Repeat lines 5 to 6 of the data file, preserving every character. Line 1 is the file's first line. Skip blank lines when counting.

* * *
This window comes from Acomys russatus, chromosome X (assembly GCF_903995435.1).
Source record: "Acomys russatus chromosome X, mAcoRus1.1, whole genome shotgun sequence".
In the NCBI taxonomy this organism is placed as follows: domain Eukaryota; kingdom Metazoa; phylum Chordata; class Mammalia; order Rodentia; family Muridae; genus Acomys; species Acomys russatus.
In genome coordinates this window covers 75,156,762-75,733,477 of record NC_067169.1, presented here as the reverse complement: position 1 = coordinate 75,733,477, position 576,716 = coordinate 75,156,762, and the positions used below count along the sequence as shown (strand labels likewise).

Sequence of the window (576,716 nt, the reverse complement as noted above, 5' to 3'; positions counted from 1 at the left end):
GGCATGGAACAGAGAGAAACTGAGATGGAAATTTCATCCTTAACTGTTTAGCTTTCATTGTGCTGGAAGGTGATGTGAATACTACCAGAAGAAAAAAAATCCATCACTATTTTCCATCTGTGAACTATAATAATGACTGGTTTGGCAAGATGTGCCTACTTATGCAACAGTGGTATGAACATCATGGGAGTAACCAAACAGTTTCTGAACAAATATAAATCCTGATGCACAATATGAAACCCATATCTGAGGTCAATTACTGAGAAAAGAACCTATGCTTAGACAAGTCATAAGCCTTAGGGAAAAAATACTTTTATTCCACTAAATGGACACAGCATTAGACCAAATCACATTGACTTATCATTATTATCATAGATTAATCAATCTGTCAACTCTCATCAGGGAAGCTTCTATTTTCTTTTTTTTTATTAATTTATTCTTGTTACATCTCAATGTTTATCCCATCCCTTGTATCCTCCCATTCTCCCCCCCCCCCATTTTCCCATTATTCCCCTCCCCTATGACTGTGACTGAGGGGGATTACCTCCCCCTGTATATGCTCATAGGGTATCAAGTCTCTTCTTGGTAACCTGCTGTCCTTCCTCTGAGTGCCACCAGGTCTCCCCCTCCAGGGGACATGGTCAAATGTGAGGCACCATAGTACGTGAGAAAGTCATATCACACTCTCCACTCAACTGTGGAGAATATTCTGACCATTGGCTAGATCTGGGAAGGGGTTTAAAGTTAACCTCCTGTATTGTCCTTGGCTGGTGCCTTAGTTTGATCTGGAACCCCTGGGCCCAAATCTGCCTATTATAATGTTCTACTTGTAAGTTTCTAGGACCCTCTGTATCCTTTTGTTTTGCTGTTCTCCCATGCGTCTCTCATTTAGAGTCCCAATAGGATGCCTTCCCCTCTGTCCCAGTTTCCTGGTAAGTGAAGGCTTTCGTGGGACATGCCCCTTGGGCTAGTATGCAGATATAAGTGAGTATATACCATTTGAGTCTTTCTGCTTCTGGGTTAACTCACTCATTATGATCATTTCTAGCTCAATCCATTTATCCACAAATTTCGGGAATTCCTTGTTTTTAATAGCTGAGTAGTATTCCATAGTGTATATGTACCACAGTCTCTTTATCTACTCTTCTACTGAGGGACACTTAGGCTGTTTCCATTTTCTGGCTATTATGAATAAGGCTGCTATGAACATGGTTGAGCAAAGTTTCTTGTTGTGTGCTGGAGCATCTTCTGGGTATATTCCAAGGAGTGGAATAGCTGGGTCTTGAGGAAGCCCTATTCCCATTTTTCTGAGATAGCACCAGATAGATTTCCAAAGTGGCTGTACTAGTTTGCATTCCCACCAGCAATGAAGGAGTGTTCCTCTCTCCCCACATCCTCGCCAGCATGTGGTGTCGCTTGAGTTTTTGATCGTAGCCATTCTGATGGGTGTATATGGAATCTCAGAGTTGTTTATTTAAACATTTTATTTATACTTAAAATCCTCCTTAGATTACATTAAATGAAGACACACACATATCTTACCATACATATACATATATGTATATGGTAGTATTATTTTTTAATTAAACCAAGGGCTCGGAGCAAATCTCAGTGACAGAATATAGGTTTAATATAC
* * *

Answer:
Sequence of the window (576,716 nt, the reverse complement as noted above, 5' to 3'; positions counted from 1 at the left end):
GGCATGGAACAGAGAGAAACTGAGATGGAAATTTCATCCTTAACTGTTTAGCTTTCATTGTGCTGGAAGGTGATGTGAATACTACCAGAAGAAAAAAAATCCATCACTATTTTCCATCTGTGAACTATAATAATGACTGGTTTGGCAAGATGTGCCTACTTATGCAACAGTGGTATGAACATCATGGGAGTAACCAAACAGTTTCTGAACAAATATAAATCCTGATGCACAATATGAAACCCATATCTGAGGTCAATTACTGAGAAAAGAACCTATGCTTAGACAAGTCATAAGCCTTAGGGAAAAAATACTTTTATTCCACTAAATGGACACAGCATTAGACCAAATCACATTGACTTATCATTATTATCATAGATTAATCAATCTGTCAACTCTCATCAGGGAAGCTTCTATTTTCTTTTTTTTTATTAATTTATTCTTGTTACATCTCAATGTTTATCCCATCCCTTGTATCCTCCCATTCTCCCCCCCCCCCATTTTCCCATTATTCCCCTCCCCTATGACTGTGACTGAGGGGGATTACCTCCCCCTGTATATGCTCATAGGGTATCAAGTCTCTTCTTGGTAACCTGCTGTCCTTCCTCTGAGTGCCACCAGGTCTCCCCCTCCAGGGGACATGGTCAAATGTGAGGCACCATAGTACGTGAGAAAGTCATATCACACTCTCCACTCAACTGTGGAGAATATTCTGACCATTGGCTAGATCTGGGAAGGGGTTTAAAGTTAACCTCCTGTATTGTCCTTGGCTGGTGCCTTAGTTTGATCTGGAACCCCTGGGCCCAAATCTGCCTATTATAATGTTCTACTTGTAAGTTTCTAGGACCCTCTGTATCCTTTTGTTTTGCTGTTCTCCCATGCGTCTCTCATTTAGAGTCCCAATAGGATGCCTTCCCCTCTGTCCCAGTTTCCTGGTAAGTGAAGGCTTTCGTGGGACATGCCCCTTGGGCTAGTATGCAGATATAAGTGAGTATATACCATTTGAGTCTTTCTGCTTCTGGGTTAACTCACTCATTATGATCATTTCTAGCTCAATCCATTTATCCACAAATTTCGGGAATTCCTTGTTTTTAATAGCTGAGTAGTATTCCATAGTGTATATGTACCACAGTCTCTTTATCTACTCTTCTACTGAGGGACACTTAGGCTGTTTCCATTTTCTGGCTATTATGAATAAGGCTGCTATGAACATGGTTGAGCAAAGTTTCTTGTTGTGTGCTGGAGCATCTTCTGGGTATATTCCAAGGAGTGGAATAGCTGGGTCTTGAGGAAGCCCTATTCCCATTTTTCTGAGATAGCACCAGATAGATTTCCAAAGTGGCTGTACTAGTTTGCATTCCCACCAGCAATGAAGGAGTGTTCCTCTCTCCCCACATCCTCGCCAGCATGTGGTGTCGCTTGAGTTTTTGATCGTAGCCATTCTGATGGGTGTATATGGAATCTCAGAGTTGTTTATTTAAACATTTTATTTATACTTAAAATCCTCCTTAGATTACATTAAATGAAGACACACACATATCTTACCATACATATACATATATGTATATGGTAGTATTATTTTTTAATTAAACCAAGGGCTCGGAGCAAATCTCAGTGACAGAATATAGGTTTAATATAC